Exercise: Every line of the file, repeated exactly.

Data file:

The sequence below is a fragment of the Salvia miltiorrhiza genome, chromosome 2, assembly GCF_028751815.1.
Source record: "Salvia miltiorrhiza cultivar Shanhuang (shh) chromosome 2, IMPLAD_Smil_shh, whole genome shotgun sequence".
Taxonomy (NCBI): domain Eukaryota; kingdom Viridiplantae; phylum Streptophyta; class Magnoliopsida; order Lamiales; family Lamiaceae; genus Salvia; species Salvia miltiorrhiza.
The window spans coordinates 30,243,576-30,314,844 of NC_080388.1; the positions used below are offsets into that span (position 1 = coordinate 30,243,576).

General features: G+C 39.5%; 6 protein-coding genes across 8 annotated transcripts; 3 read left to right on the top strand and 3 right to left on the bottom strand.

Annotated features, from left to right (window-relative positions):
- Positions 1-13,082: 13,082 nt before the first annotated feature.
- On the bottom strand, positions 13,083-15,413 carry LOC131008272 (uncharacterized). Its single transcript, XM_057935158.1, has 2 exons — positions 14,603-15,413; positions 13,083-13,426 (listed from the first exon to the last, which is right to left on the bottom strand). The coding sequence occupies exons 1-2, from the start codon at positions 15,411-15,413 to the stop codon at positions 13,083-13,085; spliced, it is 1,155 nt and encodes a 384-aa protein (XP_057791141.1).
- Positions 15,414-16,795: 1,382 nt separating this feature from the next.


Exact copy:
The sequence below is a fragment of the Salvia miltiorrhiza genome, chromosome 2, assembly GCF_028751815.1.
Source record: "Salvia miltiorrhiza cultivar Shanhuang (shh) chromosome 2, IMPLAD_Smil_shh, whole genome shotgun sequence".
Taxonomy (NCBI): domain Eukaryota; kingdom Viridiplantae; phylum Streptophyta; class Magnoliopsida; order Lamiales; family Lamiaceae; genus Salvia; species Salvia miltiorrhiza.
The window spans coordinates 30,243,576-30,314,844 of NC_080388.1; the positions used below are offsets into that span (position 1 = coordinate 30,243,576).

General features: G+C 39.5%; 6 protein-coding genes across 8 annotated transcripts; 3 read left to right on the top strand and 3 right to left on the bottom strand.

Annotated features, from left to right (window-relative positions):
- Positions 1-13,082: 13,082 nt before the first annotated feature.
- On the bottom strand, positions 13,083-15,413 carry LOC131008272 (uncharacterized). Its single transcript, XM_057935158.1, has 2 exons — positions 14,603-15,413; positions 13,083-13,426 (listed from the first exon to the last, which is right to left on the bottom strand). The coding sequence occupies exons 1-2, from the start codon at positions 15,411-15,413 to the stop codon at positions 13,083-13,085; spliced, it is 1,155 nt and encodes a 384-aa protein (XP_057791141.1).
- Positions 15,414-16,795: 1,382 nt separating this feature from the next.